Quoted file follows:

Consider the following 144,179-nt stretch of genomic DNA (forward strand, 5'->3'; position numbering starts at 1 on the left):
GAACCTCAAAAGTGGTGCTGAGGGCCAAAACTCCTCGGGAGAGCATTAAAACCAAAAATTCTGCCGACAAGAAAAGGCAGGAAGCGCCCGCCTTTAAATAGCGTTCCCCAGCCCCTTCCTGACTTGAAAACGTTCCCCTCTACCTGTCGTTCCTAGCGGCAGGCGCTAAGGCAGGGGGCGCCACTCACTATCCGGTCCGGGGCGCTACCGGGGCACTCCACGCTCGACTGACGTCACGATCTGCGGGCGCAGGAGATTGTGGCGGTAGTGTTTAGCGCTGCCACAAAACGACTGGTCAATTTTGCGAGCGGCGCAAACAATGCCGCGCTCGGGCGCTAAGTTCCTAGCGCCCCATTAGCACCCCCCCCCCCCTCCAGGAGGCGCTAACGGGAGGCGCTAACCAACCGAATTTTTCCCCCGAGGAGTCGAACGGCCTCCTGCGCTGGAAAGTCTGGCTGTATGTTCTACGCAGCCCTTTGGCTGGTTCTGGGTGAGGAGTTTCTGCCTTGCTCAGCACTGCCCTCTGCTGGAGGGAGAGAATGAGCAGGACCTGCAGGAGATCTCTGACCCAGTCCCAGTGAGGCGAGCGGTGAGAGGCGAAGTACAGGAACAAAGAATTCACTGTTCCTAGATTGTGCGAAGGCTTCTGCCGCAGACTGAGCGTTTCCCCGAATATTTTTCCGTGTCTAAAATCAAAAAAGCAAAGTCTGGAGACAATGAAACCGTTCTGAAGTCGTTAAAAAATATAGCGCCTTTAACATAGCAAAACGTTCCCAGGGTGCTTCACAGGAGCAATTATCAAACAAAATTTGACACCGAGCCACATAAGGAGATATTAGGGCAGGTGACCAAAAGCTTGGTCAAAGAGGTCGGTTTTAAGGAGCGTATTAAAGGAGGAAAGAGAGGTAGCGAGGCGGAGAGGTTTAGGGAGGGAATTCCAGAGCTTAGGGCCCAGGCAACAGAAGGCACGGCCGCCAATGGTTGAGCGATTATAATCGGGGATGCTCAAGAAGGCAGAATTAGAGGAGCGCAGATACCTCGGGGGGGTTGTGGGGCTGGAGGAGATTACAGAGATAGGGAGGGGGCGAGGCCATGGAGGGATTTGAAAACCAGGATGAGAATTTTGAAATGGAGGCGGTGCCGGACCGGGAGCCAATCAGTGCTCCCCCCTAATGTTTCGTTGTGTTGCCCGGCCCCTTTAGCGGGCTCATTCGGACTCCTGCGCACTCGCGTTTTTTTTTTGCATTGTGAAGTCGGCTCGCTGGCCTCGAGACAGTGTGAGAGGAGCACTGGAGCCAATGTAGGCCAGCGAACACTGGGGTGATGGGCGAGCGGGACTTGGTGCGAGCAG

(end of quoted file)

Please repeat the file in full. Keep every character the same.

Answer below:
Consider the following 144,179-nt stretch of genomic DNA (forward strand, 5'->3'; position numbering starts at 1 on the left):
GAACCTCAAAAGTGGTGCTGAGGGCCAAAACTCCTCGGGAGAGCATTAAAACCAAAAATTCTGCCGACAAGAAAAGGCAGGAAGCGCCCGCCTTTAAATAGCGTTCCCCAGCCCCTTCCTGACTTGAAAACGTTCCCCTCTACCTGTCGTTCCTAGCGGCAGGCGCTAAGGCAGGGGGCGCCACTCACTATCCGGTCCGGGGCGCTACCGGGGCACTCCACGCTCGACTGACGTCACGATCTGCGGGCGCAGGAGATTGTGGCGGTAGTGTTTAGCGCTGCCACAAAACGACTGGTCAATTTTGCGAGCGGCGCAAACAATGCCGCGCTCGGGCGCTAAGTTCCTAGCGCCCCATTAGCACCCCCCCCCCCCTCCAGGAGGCGCTAACGGGAGGCGCTAACCAACCGAATTTTTCCCCCGAGGAGTCGAACGGCCTCCTGCGCTGGAAAGTCTGGCTGTATGTTCTACGCAGCCCTTTGGCTGGTTCTGGGTGAGGAGTTTCTGCCTTGCTCAGCACTGCCCTCTGCTGGAGGGAGAGAATGAGCAGGACCTGCAGGAGATCTCTGACCCAGTCCCAGTGAGGCGAGCGGTGAGAGGCGAAGTACAGGAACAAAGAATTCACTGTTCCTAGATTGTGCGAAGGCTTCTGCCGCAGACTGAGCGTTTCCCCGAATATTTTTCCGTGTCTAAAATCAAAAAAGCAAAGTCTGGAGACAATGAAACCGTTCTGAAGTCGTTAAAAAATATAGCGCCTTTAACATAGCAAAACGTTCCCAGGGTGCTTCACAGGAGCAATTATCAAACAAAATTTGACACCGAGCCACATAAGGAGATATTAGGGCAGGTGACCAAAAGCTTGGTCAAAGAGGTCGGTTTTAAGGAGCGTATTAAAGGAGGAAAGAGAGGTAGCGAGGCGGAGAGGTTTAGGGAGGGAATTCCAGAGCTTAGGGCCCAGGCAACAGAAGGCACGGCCGCCAATGGTTGAGCGATTATAATCGGGGATGCTCAAGAAGGCAGAATTAGAGGAGCGCAGATACCTCGGGGGGGTTGTGGGGCTGGAGGAGATTACAGAGATAGGGAGGGGGCGAGGCCATGGAGGGATTTGAAAACCAGGATGAGAATTTTGAAATGGAGGCGGTGCCGGACCGGGAGCCAATCAGTGCTCCCCCCTAATGTTTCGTTGTGTTGCCCGGCCCCTTTAGCGGGCTCATTCGGACTCCTGCGCACTCGCGTTTTTTTTTTGCATTGTGAAGTCGGCTCGCTGGCCTCGAGACAGTGTGAGAGGAGCACTGGAGCCAATGTAGGCCAGCGAACACTGGGGTGATGGGCGAGCGGGACTTGGTGCGAGCAG